Giraldus Cambrensis, in the 12th century, bears honourable testimony to the excellence of the Cheshire cheese of his day.
William Smith, one of the authors of the Vale Royal, writing at the close of the16th century, thus boasts of the great staple of his county, "They [the Cheshire farmers] make great store of cheese. In praise whereof I need not to say much, seeing that it is well known that no other country in the Realm may compare therewith, nor yet beyond the Seas; no, not Holland in goodness, although in quantity it far exceeds."

It used to be the custom at the Chester Cheese Fair for the leading dairy farmers to have a sort of public show of their cheese in the Linen Hall, early in the morning of the Fair-day, when there was quite a competition among the London and other dealers for the best produce offered. The prices realized on such occasions were often excessive, the Londoners generally beating the provincial buyers out of the field for the choicer samples. Thus it came about that we had often to buy our Cheshire cheese in London, like the Newcastle-upon-Tyne folks are said to have had sometimes to do with their coals.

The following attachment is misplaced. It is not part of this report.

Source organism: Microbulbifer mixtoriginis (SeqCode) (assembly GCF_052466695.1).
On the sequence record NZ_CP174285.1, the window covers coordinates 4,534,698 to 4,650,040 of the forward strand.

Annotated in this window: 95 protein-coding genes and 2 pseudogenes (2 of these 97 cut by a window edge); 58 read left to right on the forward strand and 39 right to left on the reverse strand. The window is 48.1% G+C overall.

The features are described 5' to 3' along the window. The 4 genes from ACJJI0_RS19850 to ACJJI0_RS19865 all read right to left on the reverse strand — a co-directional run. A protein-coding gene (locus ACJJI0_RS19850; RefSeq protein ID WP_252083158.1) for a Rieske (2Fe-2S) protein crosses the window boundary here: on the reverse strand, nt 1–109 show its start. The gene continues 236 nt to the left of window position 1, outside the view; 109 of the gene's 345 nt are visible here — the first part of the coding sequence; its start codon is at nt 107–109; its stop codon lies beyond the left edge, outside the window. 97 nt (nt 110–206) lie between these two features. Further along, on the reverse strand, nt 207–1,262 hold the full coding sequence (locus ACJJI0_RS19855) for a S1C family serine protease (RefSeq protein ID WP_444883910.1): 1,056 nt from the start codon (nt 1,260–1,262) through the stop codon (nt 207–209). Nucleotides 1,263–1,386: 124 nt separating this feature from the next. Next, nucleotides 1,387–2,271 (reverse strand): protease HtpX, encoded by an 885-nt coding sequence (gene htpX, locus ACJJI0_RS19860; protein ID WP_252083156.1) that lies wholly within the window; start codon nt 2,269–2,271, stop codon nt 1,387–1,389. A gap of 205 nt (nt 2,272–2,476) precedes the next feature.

This song, with its music, was published in 1746, during the Spanish war, in the reign of King George II...

“A Cheshire man sailed into Spain
To trade for merchandise;
When he arrived from the main,
A Spaniard him espies,
Who said, " You English rogue, look here
What fruits and spices fine
Our land produces twice a year!
Thou hast not such in thine!"
The Cheshire man ran to his hold
And fetched a Cheshire cheese,
And said, "Look here, you dog, behold,
We have such fruits as these!
Your fruits are ripe but twice a year,
As you yourself do say,
But such as I present you here
Our land brings twice a day."
The Spaniard in a passion flew
And his rapier took in hand;
The Cheshire man kicked up his heels,
Saying, "Thou'rt at my command!"
So never let a Spaniard boast
While Cheshire men abound;
Lest they should teach him, to his cost,
To dance a Cheshire Round!”

pointWhat is the connection between the Cheshire Cat (she of the grin) and Cheshire cheese? Go here to find out... or on to Thomas Pennant's 18th century traveller's tales of Chester...